Space Travel

Space Tourism

The main goal of space tourism companies is to fly paying customers to space. Despite having a slightly futuristic ring to it, space travel is not such a far-fetched possibility. From 2001 to 2009, private individuals were successfully sent into space aboard a Russian Soyuz spacecraft. Space Adventures, a US-based company, arranged eight space trips to the ISS for seven private individuals, too. However, those space flights were made possible thanks to Russia’s Space Agency, which means that Space Adventure only arranged, but did not operate them.

The current challenge is to make space trips cheaper and thus more accessible to the public. To achieve that, private companies develop their own spacecraft to become independent from state-owned companies. Some of the major private companies developing spacecraft for space travels include Virgin Galactic, SpaceX, Blue Origin, and Boeing.

Commercial Human Spaceflights

Pioneers in Space Tourism

Dennis Tito was the first space tourist to pay his own way. Despite strong objections from NASA leadership and astronauts, he flew to the ISS aboard Russia's Soyuz spaceship in 2001.

Quote

“In 2021 a private company may charter a private spaceship, fill it up with private passengers, and fly it to orbit in the hands of a private astronaut. The expedition is poised to be the first of its kind, and the gravity of that responsibility is not lost upon its commander.” Michael López-Alegría, a retired NASA astronaut.

Setting the Bar High for Commercial Human Spaceflight

In 2019, NASA announced that private individuals could stay in US modules of the ISS at $35,000 per night. A year later, NASA began funding efforts to help build private replacements for the space station, which will be deorbited around 2030.

Challenges and Opportunities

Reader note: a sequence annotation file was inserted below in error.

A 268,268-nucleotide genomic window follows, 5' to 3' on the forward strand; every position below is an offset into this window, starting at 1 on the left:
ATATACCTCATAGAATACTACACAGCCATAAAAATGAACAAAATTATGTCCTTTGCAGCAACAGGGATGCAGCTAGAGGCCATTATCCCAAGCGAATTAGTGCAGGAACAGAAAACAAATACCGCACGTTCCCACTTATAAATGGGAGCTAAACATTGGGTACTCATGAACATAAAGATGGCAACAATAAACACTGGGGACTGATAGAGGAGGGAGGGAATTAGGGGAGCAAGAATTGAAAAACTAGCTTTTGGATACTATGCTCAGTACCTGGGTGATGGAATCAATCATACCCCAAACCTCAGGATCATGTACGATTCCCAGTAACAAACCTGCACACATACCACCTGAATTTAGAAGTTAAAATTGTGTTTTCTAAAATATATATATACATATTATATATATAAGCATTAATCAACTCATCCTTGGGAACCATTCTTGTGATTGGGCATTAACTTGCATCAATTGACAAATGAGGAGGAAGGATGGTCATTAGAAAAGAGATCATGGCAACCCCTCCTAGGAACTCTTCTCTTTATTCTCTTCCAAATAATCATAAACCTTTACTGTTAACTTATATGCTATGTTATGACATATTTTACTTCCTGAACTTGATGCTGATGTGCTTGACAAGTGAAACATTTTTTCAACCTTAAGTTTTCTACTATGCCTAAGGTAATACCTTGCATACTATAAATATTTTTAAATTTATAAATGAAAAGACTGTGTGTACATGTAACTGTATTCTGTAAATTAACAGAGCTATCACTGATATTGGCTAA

López-Alegría believes that space travel is possible for a vast majority of the population. People just have to be open-minded and willing to learn. At the same time, they need to be well-prepared,  organized, and punctual. They must, therefore, undergo a 4-month training course before going to space.

USD 250K
The price of a seat on a suborbital spaceplane designed and developed by Virgin Galactic

USD 55M

The price of a seat on a spacecraft designed and developed by CrewDragon

USD 90M

The price of a seat on a spacecraft designed and developed by Boeing Starliner

Propulsion Systems: Leaders and Innovators

Seattle, Washington, US, 1916

Boeing is a well-known corporation that designs, manufactures, and sells airplanes, rotorcraft, and other flying vehicles worldwide. Its recent contract with NASA whereby it will be responsible for the development of a crew capsule provides Boeing with an opportunity to sell seats to space tourists. The idea is that at least one space tourist will be participating in each future space mission.

Vienna, Virginia, US,  1998

Space Adventures has arranged a total of eight spaceflights for private individuals so far. There have been no space tours since 2009; however, the company is currently offering its clients spacewalks and circumlunar missions.

Kent, Washington, US, 2000

Blue Origin’s rocket is more traditional than the one developed by Virgin Galactic. Known as the New Shepard, it takes off and lands vertically. The company’s main goal is to achieve orbital spaceflight’ hence. It has already performed several test flights. However, it hasn’t flown any customers to space yet.

Hawthorne, California, US, 2002

Apart from launching advanced rockets and spacecraft, SpaceX also plans to fly space tourists. Unlike other space tourism companies, it mostly focuses on space tourism extending beyond Earth orbit (e.g. lunar tourism).

Mojave, California, US, 2004

Virgin Galactic aims to provide suborbital space flights to space tourists, do suborbital launches for space science missions, and launch orbital human spaceflights. The company already has an extensive waiting list of people wishing to become space tourists; however, its spacecraft will still have to be tested by professional pilots. 

Barbará, Catalonia, Spain, 2009

The company offers a trip to the stratosphere in a helium-filled balloon capable of carrying four passengers and two crew members. Technically speaking, the height of the flight (36 km) is not enough to consider it a space flight.

Comparison of 12 Space Tourism Companies by Development Stage and Destination 

Nearly half of all known Space Tourism companies have failed, with another half being less than successful.

The Biggest Failures in Space Industry

Space exploration is associated with risks and unexpected problems (both technical and commercial ones). However, a recent trend suggests that private companies are becoming increasingly important in the space industry. This is explained by the fact that they are making space travel more popular and affordable. However Space Industry is a pretty complicated thing to develop, so the failures are imminent.